• SEAR OUTSIDE OF BEEF TO FINISH ROAST: Remove meat from sealed bag, reserving the juices accumulated in the bag for gravy if desired. Pat dry well with paper towels. Rub oil over meat and sprinkle again with kosher salt, pepper and garlic powder. Let rest for 10 minutes while you prepare your skillet (cast iron is best but any skillet will do).
    Heat skillet to high (9/10) with a teaspoon of oil. Open windows for smoke clearance. Sear beef about 1 minute on each side (including the edges) to achieve a deep brown color – maillard reaction.
    Remove from skillet and keep warm while you prepare a quick gravy if desired, Note 3. Slice the beef and serve with horseradish, horseradish cream or gravy. Sprinkle lightly with finishing sea salt if desired.

Video

Recipe Notes

  1. For displacement method using a ziploc bag: Instead of using a vacuum sealer with a vacuum sealer bag, you can insert the meat into a regular freezer ziploc bag. Lower bag with meat into sous vide water bath just until the seal is above the water line (this will push out the air). Then seal the bag. It should sink to the bottom if all the air is pushed out which you want. 
  2. Timing for sous vide for larger roast: If you are doubling the recipe and using a 4-5 lb/1.8-2.27kg roast, you will need to increase the cook time to 5 – 10 hours as it will be much thicker. Time will depend on thickness, not weight.
  3. Make gravy: Make gravy with the reserved juices from the bag used to sous vide the prime rib if you like. Or simply use the au jus from the bag. Here a recipe for a 5-minute beef gravy with no drippings
  4. Make ahead
    • Make it 1-2 hours before serving
      • Since you have a large 1-2 hour window beyond the cooking time, there is plenty of time to make the prime rib ahead of serving time.
      • You can remove the beef from the water bath, pat it dry very well and re-season the meat, then let it sit there until you’re ready to serve (within 60 minutes or so)
      • The last step of browning the meat should be done right before serving. This takes only a few minutes.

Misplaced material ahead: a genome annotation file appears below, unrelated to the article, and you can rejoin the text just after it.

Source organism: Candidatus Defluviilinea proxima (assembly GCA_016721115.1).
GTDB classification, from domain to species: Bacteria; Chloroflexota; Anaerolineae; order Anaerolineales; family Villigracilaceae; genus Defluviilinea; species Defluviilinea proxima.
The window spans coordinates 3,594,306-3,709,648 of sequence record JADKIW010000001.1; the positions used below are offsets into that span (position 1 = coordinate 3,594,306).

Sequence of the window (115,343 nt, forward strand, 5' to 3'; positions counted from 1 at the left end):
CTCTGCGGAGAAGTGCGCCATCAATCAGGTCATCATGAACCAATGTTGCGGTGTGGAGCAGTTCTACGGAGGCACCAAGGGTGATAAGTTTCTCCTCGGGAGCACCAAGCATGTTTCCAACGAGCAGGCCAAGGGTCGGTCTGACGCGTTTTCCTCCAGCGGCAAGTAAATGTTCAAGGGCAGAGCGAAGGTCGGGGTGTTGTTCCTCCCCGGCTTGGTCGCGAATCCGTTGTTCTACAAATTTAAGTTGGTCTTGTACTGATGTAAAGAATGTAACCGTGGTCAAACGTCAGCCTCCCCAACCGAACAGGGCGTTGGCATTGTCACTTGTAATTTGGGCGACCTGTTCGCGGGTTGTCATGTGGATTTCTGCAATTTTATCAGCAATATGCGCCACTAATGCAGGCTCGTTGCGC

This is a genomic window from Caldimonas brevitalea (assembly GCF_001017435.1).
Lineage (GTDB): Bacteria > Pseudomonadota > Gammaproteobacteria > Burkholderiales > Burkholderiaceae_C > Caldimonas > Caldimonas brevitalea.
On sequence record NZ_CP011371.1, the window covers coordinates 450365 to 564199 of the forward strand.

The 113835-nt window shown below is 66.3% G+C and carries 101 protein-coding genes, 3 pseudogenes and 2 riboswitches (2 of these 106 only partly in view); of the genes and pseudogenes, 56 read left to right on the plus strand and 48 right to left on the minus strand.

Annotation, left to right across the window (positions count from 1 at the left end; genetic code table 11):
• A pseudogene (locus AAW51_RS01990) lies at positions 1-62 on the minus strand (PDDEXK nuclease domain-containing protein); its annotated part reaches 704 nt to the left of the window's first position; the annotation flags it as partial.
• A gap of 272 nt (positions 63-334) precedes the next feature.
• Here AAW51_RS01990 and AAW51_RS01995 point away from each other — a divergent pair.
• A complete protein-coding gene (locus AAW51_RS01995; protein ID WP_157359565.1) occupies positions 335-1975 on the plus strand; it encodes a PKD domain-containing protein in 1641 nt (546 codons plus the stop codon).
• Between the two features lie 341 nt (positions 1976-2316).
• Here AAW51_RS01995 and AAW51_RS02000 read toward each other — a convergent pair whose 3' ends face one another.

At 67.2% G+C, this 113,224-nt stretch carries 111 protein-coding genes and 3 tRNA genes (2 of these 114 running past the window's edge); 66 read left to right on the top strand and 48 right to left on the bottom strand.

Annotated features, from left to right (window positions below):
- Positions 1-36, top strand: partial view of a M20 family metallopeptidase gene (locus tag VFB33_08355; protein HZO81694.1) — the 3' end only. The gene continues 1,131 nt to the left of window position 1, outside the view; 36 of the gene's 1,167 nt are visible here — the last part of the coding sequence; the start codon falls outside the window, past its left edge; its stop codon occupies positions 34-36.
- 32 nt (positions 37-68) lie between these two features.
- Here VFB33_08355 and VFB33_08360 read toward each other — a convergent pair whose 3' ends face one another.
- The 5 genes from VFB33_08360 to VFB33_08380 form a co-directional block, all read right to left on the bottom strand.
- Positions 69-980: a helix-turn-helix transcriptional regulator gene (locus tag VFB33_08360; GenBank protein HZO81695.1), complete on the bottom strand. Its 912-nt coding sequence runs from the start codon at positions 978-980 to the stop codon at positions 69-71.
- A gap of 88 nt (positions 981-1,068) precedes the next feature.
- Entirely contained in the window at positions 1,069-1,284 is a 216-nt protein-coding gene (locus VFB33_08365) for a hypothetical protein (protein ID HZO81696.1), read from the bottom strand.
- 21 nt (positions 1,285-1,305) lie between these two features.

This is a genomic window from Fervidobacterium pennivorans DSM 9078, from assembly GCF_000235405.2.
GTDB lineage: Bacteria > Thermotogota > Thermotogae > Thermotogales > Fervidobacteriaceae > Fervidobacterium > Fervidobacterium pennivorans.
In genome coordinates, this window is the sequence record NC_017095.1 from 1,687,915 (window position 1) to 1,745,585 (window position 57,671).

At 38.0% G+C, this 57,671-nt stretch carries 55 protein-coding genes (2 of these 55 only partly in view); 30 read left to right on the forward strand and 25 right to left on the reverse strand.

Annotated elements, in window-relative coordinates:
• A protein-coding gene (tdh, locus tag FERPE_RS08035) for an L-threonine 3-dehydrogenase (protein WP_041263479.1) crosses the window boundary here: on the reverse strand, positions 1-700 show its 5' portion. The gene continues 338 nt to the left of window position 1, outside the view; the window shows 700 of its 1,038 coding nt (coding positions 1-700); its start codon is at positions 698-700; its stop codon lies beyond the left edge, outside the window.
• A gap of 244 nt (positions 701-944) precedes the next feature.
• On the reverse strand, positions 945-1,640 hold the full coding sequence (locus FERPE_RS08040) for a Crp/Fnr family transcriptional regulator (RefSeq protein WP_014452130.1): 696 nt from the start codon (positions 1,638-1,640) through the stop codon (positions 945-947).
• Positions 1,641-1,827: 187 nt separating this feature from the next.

• Storing leftovers: in the refrigerator for up to 3 days. Wrap meat tightly in plastic wrap then place it in an airtight container or ziplock bag.
    • To freeze – wrap properly then freeze for up to 3 months. Defrost in the fridge overnight.
    • To reheat: place the meat in an oven-proof dish, cover well and heat at a low temperature (325F/163C) for 10-15 minutes or until heated through. I sometimes add leftover gravy to the meat when reheating.
 
Nutrition values are estimates for very generous servings. 

Nutrition

Calories: 1021kcal | Protein: 45g | Fat: 92g | Saturated Fat: 37g | Cholesterol: 202mg | Sodium: 924mg | Potassium: 736mg | Calcium: 25mg | Iron: 5mg
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5 Comments

  1. You don’t mention an ice bath in your recipe, if not done the meat will continue to cook another 5 degrees effectively making the medium rare cook to medium. Plus the sear after the resting in combination with that will absolutely over cook it past the medium rare range of 134. Just some feedback if you like medium rare compared to medium. The sear is perfectly fine after just that in combination with the increased temp of the resting and the sear it is 100% guaranteed not cook past the 134°

    1. Hi Daniel, Generally if you’re planning to serve [the 2+ inch] prime rib right away, chilling is not necessary. Especially if you only sear for a minute on each side. You can see from the pictures that the meat is not over cooked. For thinner pieces of meat like a steak, however, some find it very helpful – as you suggested – to use an ice bath to chill the meat before searing in order to give a little extra time on the pan or grill to get a good sear/crust and to not over cook the meat. That’s one good reason to use chilling. Another is to get the temperature down quickly if you plan to refrigerate the meat for later or freeze it. This is for food safety reasons. I know there are different opinions on chilling. Except for the safety issues, it’s best to experiment and do what works for you. Thanks for sharing your suggestions and point of view on this.

    2. Although other methods of cooking meat would result in the meat continuing to cook after removing from the heat source, it is not the case with immersion cooking. The meat will never go beyond the temperature of the water bath, in this case 134 degrees f. The outside of the cut will, as you state, continue to increase in temp when searing.

  2. 5 stars
    Excellent. Comes out delicious every time. I make it in my electric pressure cooker with sous vide function. Thanks for that.